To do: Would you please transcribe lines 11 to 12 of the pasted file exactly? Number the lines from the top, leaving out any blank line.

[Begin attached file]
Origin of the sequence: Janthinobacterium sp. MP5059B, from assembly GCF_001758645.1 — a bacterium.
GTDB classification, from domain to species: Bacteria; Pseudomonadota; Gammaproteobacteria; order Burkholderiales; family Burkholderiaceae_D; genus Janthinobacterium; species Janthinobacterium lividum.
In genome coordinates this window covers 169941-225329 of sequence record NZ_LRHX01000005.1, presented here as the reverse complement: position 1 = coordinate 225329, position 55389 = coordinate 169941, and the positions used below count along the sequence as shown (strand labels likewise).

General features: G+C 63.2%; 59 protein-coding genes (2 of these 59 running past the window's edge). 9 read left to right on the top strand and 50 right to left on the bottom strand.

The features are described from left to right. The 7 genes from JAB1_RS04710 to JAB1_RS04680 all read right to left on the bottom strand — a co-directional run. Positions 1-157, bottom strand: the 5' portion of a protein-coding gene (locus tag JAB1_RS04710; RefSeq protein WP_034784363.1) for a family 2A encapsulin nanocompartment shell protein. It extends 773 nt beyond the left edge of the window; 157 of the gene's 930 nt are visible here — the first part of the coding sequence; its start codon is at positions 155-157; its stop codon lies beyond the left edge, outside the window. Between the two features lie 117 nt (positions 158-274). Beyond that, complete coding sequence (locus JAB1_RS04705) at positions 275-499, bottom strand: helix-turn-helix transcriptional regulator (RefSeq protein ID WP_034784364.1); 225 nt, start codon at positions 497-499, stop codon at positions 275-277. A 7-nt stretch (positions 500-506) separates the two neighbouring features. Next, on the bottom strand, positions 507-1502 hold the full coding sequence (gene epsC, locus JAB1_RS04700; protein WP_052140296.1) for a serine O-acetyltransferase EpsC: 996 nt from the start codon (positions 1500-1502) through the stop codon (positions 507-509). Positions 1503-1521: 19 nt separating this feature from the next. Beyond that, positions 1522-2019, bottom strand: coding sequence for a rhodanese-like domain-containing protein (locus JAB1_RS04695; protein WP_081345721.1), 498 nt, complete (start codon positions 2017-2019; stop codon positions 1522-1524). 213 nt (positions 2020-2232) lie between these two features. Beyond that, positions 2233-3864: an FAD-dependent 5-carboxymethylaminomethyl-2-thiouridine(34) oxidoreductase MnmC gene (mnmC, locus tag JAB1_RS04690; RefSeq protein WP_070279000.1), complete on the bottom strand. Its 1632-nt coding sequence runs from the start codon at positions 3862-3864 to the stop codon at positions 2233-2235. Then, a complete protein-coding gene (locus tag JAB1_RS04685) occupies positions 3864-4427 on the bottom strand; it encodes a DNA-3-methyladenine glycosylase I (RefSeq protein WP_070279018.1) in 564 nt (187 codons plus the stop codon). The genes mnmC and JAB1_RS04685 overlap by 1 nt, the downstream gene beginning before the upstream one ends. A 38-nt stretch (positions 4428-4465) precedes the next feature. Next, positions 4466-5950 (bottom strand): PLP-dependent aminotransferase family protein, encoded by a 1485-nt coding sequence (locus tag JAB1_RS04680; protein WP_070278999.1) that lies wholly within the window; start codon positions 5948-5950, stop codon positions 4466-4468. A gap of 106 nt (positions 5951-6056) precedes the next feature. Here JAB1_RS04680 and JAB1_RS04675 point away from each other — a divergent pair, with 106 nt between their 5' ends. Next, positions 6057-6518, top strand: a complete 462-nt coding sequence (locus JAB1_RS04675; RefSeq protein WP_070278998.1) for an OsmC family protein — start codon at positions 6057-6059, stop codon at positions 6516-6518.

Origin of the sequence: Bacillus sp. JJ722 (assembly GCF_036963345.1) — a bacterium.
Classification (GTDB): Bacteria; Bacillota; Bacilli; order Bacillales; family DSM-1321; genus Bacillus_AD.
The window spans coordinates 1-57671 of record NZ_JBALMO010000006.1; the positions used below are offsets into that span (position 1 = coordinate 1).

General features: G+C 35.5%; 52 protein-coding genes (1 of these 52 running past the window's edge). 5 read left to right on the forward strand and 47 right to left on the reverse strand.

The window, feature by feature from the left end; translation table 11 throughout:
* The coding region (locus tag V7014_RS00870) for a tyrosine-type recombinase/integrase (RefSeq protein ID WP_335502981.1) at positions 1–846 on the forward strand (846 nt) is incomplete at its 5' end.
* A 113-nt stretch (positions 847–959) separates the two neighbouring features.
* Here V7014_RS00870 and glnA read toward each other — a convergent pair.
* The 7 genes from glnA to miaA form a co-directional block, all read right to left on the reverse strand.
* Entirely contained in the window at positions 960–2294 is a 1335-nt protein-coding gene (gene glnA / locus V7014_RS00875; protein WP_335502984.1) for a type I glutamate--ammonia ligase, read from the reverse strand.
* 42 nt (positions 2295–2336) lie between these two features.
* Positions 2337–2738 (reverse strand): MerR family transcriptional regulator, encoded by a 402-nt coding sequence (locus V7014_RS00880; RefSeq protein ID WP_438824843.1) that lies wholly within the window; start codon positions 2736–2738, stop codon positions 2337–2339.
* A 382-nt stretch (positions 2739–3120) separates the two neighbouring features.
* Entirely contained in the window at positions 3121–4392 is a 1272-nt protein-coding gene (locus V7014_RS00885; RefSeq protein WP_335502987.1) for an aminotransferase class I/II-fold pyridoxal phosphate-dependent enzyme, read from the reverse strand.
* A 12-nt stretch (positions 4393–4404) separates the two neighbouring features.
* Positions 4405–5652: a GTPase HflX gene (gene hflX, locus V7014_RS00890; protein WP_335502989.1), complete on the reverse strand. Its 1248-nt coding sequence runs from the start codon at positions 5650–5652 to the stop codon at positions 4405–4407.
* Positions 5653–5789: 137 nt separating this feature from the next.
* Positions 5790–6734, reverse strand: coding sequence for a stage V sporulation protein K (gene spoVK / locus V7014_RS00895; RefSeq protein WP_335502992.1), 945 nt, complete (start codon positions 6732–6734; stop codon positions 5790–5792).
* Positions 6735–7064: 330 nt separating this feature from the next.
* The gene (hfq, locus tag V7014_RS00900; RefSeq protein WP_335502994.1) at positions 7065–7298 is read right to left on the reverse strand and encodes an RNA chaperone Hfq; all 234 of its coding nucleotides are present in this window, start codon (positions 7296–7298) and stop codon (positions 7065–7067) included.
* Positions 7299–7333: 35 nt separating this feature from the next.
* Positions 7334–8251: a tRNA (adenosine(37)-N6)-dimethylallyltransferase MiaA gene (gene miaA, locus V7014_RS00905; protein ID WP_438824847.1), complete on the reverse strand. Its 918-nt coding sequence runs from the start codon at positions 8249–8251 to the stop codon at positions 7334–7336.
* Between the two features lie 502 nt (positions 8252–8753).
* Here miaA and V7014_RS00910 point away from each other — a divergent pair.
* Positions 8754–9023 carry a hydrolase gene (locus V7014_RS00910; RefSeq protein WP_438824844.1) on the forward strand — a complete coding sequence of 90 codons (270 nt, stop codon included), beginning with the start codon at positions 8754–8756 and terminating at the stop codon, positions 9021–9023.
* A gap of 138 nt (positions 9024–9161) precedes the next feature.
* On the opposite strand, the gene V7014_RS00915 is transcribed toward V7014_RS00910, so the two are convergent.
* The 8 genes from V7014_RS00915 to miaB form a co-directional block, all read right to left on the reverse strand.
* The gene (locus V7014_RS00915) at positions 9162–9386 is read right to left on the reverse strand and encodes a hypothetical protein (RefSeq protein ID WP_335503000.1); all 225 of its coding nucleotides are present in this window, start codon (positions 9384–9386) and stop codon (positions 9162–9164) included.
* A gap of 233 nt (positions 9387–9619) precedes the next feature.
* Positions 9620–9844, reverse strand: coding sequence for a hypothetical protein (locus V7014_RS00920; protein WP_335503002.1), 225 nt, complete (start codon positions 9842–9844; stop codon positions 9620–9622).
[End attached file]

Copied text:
* The coding region (locus tag V7014_RS00870) for a tyrosine-type recombinase/integrase (RefSeq protein ID WP_335502981.1) at positions 1–846 on the forward strand (846 nt) is incomplete at its 5' end.
* A 113-nt stretch (positions 847–959) separates the two neighbouring features.